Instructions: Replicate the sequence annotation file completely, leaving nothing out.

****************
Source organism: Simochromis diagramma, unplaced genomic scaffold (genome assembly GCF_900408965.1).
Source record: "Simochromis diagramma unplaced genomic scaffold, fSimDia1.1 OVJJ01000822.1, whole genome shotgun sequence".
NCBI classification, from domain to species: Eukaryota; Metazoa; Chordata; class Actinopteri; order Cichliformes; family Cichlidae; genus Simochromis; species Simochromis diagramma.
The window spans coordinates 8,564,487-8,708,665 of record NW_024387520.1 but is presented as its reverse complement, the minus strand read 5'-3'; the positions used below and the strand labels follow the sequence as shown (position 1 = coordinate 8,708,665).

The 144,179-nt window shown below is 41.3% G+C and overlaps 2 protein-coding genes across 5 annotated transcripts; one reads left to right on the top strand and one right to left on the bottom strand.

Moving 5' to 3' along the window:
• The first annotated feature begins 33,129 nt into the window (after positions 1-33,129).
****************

Source organism: Simochromis diagramma, unplaced genomic scaffold (genome assembly GCF_900408965.1).
Source record: "Simochromis diagramma unplaced genomic scaffold, fSimDia1.1 OVJJ01000822.1, whole genome shotgun sequence".
NCBI classification, from domain to species: Eukaryota; Metazoa; Chordata; class Actinopteri; order Cichliformes; family Cichlidae; genus Simochromis; species Simochromis diagramma.
The window spans coordinates 8,564,487-8,708,665 of record NW_024387520.1 but is presented as its reverse complement, the minus strand read 5'-3'; the positions used below and the strand labels follow the sequence as shown (position 1 = coordinate 8,708,665).

The 144,179-nt window shown below is 41.3% G+C and overlaps 2 protein-coding genes across 5 annotated transcripts; one reads left to right on the top strand and one right to left on the bottom strand.

Moving 5' to 3' along the window:
• The first annotated feature begins 33,129 nt into the window (after positions 1-33,129).